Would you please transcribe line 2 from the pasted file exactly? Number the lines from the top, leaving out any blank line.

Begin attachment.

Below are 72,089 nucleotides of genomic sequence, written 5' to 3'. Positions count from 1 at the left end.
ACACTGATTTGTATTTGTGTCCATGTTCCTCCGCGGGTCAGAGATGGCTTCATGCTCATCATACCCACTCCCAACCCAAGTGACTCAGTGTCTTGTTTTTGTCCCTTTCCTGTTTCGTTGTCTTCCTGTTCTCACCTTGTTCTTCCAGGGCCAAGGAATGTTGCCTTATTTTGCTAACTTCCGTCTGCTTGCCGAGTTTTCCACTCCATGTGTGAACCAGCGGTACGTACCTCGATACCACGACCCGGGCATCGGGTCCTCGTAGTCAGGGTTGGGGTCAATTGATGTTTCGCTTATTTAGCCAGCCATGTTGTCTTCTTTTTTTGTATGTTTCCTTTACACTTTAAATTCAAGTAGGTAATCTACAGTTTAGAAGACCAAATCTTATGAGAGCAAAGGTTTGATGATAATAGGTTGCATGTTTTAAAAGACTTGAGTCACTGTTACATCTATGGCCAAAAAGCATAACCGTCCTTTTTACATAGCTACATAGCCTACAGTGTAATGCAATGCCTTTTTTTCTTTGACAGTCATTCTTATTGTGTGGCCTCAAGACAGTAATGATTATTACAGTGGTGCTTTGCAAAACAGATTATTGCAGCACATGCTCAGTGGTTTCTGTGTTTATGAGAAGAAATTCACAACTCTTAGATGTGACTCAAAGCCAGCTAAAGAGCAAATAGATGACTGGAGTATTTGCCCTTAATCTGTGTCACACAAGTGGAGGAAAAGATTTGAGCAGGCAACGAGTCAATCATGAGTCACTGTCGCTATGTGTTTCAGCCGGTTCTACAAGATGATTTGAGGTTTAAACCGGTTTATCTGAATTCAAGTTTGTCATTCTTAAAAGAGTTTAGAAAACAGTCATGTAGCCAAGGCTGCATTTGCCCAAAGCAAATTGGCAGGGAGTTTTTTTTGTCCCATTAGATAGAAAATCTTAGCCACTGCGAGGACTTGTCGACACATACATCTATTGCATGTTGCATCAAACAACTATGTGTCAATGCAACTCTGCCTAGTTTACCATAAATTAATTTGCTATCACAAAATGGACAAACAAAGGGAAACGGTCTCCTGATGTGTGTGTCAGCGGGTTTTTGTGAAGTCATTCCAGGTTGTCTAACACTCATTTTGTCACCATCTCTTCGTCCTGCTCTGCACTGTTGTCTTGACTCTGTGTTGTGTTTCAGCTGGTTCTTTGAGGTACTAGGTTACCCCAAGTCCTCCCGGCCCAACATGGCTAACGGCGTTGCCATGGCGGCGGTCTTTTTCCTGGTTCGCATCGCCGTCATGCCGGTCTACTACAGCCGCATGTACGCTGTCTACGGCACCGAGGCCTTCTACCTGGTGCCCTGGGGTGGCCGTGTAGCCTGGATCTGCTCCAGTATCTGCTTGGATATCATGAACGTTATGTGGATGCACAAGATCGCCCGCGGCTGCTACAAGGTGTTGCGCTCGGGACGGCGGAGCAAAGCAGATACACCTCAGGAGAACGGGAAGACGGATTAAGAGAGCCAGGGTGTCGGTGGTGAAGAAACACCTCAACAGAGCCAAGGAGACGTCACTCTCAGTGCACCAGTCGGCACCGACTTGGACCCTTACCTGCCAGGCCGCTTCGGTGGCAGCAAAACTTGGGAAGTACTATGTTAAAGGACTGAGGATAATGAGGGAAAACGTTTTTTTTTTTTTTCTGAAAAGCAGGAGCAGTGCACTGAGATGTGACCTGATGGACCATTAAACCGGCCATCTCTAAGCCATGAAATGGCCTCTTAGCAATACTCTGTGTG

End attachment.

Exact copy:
ACACTGATTTGTATTTGTGTCCATGTTCCTCCGCGGGTCAGAGATGGCTTCATGCTCATCATACCCACTCCCAACCCAAGTGACTCAGTGTCTTGTTTTTGTCCCTTTCCTGTTTCGTTGTCTTCCTGTTCTCACCTTGTTCTTCCAGGGCCAAGGAATGTTGCCTTATTTTGCTAACTTCCGTCTGCTTGCCGAGTTTTCCACTCCATGTGTGAACCAGCGGTACGTACCTCGATACCACGACCCGGGCATCGGGTCCTCGTAGTCAGGGTTGGGGTCAATTGATGTTTCGCTTATTTAGCCAGCCATGTTGTCTTCTTTTTTTGTATGTTTCCTTTACACTTTAAATTCAAGTAGGTAATCTACAGTTTAGAAGACCAAATCTTATGAGAGCAAAGGTTTGATGATAATAGGTTGCATGTTTTAAAAGACTTGAGTCACTGTTACATCTATGGCCAAAAAGCATAACCGTCCTTTTTACATAGCTACATAGCCTACAGTGTAATGCAATGCCTTTTTTTCTTTGACAGTCATTCTTATTGTGTGGCCTCAAGACAGTAATGATTATTACAGTGGTGCTTTGCAAAACAGATTATTGCAGCACATGCTCAGTGGTTTCTGTGTTTATGAGAAGAAATTCACAACTCTTAGATGTGACTCAAAGCCAGCTAAAGAGCAAATAGATGACTGGAGTATTTGCCCTTAATCTGTGTCACACAAGTGGAGGAAAAGATTTGAGCAGGCAACGAGTCAATCATGAGTCACTGTCGCTATGTGTTTCAGCCGGTTCTACAAGATGATTTGAGGTTTAAACCGGTTTATCTGAATTCAAGTTTGTCATTCTTAAAAGAGTTTAGAAAACAGTCATGTAGCCAAGGCTGCATTTGCCCAAAGCAAATTGGCAGGGAGTTTTTTTTGTCCCATTAGATAGAAAATCTTAGCCACTGCGAGGACTTGTCGACACATACATCTATTGCATGTTGCATCAAACAACTATGTGTCAATGCAACTCTGCCTAGTTTACCATAAATTAATTTGCTATCACAAAATGGACAAACAAAGGGAAACGGTCTCCTGATGTGTGTGTCAGCGGGTTTTTGTGAAGTCATTCCAGGTTGTCTAACACTCATTTTGTCACCATCTCTTCGTCCTGCTCTGCACTGTTGTCTTGACTCTGTGTTGTGTTTCAGCTGGTTCTTTGAGGTACTAGGTTACCCCAAGTCCTCCCGGCCCAACATGGCTAACGGCGTTGCCATGGCGGCGGTCTTTTTCCTGGTTCGCATCGCCGTCATGCCGGTCTACTACAGCCGCATGTACGCTGTCTACGGCACCGAGGCCTTCTACCTGGTGCCCTGGGGTGGCCGTGTAGCCTGGATCTGCTCCAGTATCTGCTTGGATATCATGAACGTTATGTGGATGCACAAGATCGCCCGCGGCTGCTACAAGGTGTTGCGCTCGGGACGGCGGAGCAAAGCAGATACACCTCAGGAGAACGGGAAGACGGATTAAGAGAGCCAGGGTGTCGGTGGTGAAGAAACACCTCAACAGAGCCAAGGAGACGTCACTCTCAGTGCACCAGTCGGCACCGACTTGGACCCTTACCTGCCAGGCCGCTTCGGTGGCAGCAAAACTTGGGAAGTACTATGTTAAAGGACTGAGGATAATGAGGGAAAACGTTTTTTTTTTTTTTCTGAAAAGCAGGAGCAGTGCACTGAGATGTGACCTGATGGACCATTAAACCGGCCATCTCTAAGCCATGAAATGGCCTCTTAGCAATACTCTGTGTG